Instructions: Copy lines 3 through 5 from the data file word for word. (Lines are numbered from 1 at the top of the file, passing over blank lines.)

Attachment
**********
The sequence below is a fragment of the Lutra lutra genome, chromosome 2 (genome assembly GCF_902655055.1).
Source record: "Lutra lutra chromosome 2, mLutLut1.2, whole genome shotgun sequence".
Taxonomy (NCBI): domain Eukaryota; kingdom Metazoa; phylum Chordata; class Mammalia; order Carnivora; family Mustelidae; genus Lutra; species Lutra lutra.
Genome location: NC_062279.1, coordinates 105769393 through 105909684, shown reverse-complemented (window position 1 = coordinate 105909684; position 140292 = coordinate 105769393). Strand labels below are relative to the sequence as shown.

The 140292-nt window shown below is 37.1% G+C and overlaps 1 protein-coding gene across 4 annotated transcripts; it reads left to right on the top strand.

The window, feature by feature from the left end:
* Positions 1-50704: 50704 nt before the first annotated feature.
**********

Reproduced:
Taxonomy (NCBI): domain Eukaryota; kingdom Metazoa; phylum Chordata; class Mammalia; order Carnivora; family Mustelidae; genus Lutra; species Lutra lutra.
Genome location: NC_062279.1, coordinates 105769393 through 105909684, shown reverse-complemented (window position 1 = coordinate 105909684; position 140292 = coordinate 105769393). Strand labels below are relative to the sequence as shown.

The 140292-nt window shown below is 37.1% G+C and overlaps 1 protein-coding gene across 4 annotated transcripts; it reads left to right on the top strand.